By: Brenda Neugent
Lazy summer days are ideal for relaxed, romantic picnics under the sun, and there’s no day more perfect for picnicking than the 4th of July.
Since it’s a day to celebrate freedom, we’re also free to ditch the traditional picnic fare in favor of more diabetes-friendly options. In my case, that means food that not only travels well on a boat, but can also stand up to a little bit of water.
For an array of reasons, my husband and I try really hard to live an active lifestyle. Not only do we love to play, but we both want to stay healthy well into our golden years, and exercise helps with that. Cycling allows my husband to keep his diabetes symptoms in remission, so we ride–a few times a week after work and always on the weekend. This Saturday, we’re riding 60 miles for an event supporting arts education for kids, so we’re celebrating two of our passions.
But on the Fourth, it will likely be our newfound favorite activity that dominates the day. During a recent Christmas visit to my parents’ home, we were given their old canoe–a 17-foot fiberglass behemoth that’s now 42 years old. We towed it home through the snow and over mountains, and my husband patched up a few holes to make it seaworthy. After our first trip, we were hooked, and we’ve been making it a weekly event, weather permitting, ever since.
The Fourth of July will be the perfect day to load up the canoe and paddles for a trek around the lake near our home. There’s no swimming on shore, but with our boat, we can row out to an island, tie up the canoe, and swim to our heart’s content. The island is small, but it’s not only perfect for swimming, it also makes an excellent picnic spot.
While my husband and I both are big fans of sandwiches–truth be told, we’d probably live on BLTs if we could, as long as the tomatoes are fresh-picked from our garden–traditional ingredients aren’t always the right option when battling diabetes. (BLTs are possible, though, with turkey bacon, avocado instead of mayo, thick slices of heirloom tomatoes, and romaine lettuce on toasted whole wheat.)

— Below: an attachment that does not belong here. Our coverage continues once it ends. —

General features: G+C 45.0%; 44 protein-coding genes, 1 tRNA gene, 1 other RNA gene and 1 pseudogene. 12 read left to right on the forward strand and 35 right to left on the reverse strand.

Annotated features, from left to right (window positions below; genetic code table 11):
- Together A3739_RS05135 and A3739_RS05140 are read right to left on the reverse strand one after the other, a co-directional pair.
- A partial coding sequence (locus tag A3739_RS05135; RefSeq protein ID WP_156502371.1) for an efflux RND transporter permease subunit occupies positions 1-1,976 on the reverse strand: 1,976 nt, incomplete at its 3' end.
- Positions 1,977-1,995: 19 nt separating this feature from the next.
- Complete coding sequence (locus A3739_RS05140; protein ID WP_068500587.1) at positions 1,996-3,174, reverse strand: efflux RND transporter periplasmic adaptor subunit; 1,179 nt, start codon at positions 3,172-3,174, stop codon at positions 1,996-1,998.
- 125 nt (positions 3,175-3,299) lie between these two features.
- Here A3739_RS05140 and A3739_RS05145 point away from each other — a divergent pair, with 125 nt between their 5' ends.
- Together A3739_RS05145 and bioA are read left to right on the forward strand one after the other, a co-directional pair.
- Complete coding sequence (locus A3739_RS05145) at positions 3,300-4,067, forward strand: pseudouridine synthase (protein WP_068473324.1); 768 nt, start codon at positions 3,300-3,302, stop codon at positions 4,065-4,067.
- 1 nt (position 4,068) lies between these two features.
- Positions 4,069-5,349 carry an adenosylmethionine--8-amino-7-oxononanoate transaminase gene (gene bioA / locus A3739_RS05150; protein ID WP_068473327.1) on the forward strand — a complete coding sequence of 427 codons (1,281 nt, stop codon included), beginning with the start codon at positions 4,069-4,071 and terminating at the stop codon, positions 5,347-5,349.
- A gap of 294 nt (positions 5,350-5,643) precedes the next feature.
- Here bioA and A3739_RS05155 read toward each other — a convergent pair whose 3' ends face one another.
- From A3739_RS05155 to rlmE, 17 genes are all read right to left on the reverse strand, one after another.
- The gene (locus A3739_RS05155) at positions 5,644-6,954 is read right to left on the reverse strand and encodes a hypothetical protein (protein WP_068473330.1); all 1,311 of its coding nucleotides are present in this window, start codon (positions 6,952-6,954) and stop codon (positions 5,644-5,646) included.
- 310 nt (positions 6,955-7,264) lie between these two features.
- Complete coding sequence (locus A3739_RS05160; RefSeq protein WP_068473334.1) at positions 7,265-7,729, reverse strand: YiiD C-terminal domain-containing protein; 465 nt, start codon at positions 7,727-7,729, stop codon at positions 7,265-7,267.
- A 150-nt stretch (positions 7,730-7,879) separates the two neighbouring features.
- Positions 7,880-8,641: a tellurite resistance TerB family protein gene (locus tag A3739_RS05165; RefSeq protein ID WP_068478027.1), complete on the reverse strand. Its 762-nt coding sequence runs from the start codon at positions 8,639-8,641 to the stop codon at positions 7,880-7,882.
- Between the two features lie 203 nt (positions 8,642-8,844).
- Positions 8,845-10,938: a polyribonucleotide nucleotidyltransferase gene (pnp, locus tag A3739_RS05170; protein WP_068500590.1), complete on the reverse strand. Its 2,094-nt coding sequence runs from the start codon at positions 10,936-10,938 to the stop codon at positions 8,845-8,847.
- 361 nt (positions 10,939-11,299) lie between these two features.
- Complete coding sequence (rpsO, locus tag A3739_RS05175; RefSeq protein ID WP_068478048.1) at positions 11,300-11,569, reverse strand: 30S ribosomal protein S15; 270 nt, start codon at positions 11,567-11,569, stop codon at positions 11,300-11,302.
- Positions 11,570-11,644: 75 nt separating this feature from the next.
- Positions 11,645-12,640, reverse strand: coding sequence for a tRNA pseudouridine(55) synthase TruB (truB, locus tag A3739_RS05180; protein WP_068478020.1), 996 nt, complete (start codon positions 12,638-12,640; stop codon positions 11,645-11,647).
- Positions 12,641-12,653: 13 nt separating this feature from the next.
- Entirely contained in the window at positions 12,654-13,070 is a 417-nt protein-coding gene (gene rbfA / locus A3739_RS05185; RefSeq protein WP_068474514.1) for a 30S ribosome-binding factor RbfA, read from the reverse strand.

Sandwich thins are a great trade for bread, plus they’re sturdier so they can stand up to veggies like tomato slices, cucumber, and lettuce, which can make a sandwich soggy. Mustard takes the place of mayo, and adds a bit of kick that’s absolutely welcome when paired with smoked turkey, sliced thin and topped with all those veggies.
Like most of America, we’ve found that we really love hummus. (A recent item in the news said that chickpea prices are soaring thanks to a growing demand for the low-fat, high-protein snack.) So instead of chips and dip, I’ll pack hummus along with pepper slices–our garden peppers aren’t ready yet, but baby bells in rainbow colors can be had for a few dollars a bag at the grocery–and carrot sticks to scoop it up.
Dessert we’ll save for when we get home. I recently saw a recipe for grilled peaches drizzled with honey that sounds completely decadent and perfect for a guilt-free holiday celebration. Sparklers on the side, of course!